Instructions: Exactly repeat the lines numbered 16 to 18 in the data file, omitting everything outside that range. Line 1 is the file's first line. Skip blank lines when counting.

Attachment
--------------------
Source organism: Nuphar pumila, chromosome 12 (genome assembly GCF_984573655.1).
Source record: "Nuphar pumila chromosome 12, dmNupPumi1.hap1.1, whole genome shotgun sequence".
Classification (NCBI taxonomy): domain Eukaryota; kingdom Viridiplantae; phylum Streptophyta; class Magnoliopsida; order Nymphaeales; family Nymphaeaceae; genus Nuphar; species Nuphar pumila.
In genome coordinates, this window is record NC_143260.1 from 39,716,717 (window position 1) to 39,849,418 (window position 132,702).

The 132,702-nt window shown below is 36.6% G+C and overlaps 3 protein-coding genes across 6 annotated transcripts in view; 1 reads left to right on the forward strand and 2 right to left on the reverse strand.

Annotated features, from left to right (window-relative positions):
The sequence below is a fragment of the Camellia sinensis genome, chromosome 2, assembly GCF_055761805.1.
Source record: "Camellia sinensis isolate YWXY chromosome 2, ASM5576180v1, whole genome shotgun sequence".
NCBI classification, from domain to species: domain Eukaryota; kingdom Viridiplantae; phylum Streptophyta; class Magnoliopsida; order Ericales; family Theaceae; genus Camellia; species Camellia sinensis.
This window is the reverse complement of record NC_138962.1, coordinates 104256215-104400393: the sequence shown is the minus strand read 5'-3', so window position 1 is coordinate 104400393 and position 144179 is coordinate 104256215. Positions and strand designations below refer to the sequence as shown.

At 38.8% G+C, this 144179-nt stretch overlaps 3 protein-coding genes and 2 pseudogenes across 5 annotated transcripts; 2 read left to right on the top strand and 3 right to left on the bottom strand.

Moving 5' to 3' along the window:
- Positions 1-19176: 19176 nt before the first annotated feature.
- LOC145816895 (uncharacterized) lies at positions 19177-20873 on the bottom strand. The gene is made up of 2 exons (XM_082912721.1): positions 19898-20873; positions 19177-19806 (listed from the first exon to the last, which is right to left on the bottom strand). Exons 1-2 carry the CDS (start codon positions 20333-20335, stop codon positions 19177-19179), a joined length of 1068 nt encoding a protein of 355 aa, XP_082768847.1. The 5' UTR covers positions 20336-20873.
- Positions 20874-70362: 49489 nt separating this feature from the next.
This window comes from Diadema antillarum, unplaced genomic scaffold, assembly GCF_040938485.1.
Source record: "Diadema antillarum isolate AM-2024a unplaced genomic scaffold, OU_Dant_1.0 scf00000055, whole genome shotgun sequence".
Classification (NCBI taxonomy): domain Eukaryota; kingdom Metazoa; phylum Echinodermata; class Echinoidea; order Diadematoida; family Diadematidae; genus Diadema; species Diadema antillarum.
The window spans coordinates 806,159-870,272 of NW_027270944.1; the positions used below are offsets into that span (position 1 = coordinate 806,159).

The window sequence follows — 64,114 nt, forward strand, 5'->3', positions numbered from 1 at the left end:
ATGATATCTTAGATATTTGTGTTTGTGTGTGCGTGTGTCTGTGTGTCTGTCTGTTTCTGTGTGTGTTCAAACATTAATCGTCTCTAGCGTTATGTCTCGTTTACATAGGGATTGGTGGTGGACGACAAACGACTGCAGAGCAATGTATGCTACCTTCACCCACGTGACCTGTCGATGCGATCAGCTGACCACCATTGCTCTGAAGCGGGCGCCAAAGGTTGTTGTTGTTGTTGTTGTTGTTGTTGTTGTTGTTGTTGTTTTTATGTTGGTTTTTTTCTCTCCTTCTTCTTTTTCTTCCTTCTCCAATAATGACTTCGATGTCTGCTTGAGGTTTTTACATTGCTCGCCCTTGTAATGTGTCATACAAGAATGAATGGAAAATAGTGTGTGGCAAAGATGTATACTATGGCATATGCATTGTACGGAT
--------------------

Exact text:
This window comes from Diadema antillarum, unplaced genomic scaffold, assembly GCF_040938485.1.
Source record: "Diadema antillarum isolate AM-2024a unplaced genomic scaffold, OU_Dant_1.0 scf00000055, whole genome shotgun sequence".
Classification (NCBI taxonomy): domain Eukaryota; kingdom Metazoa; phylum Echinodermata; class Echinoidea; order Diadematoida; family Diadematidae; genus Diadema; species Diadema antillarum.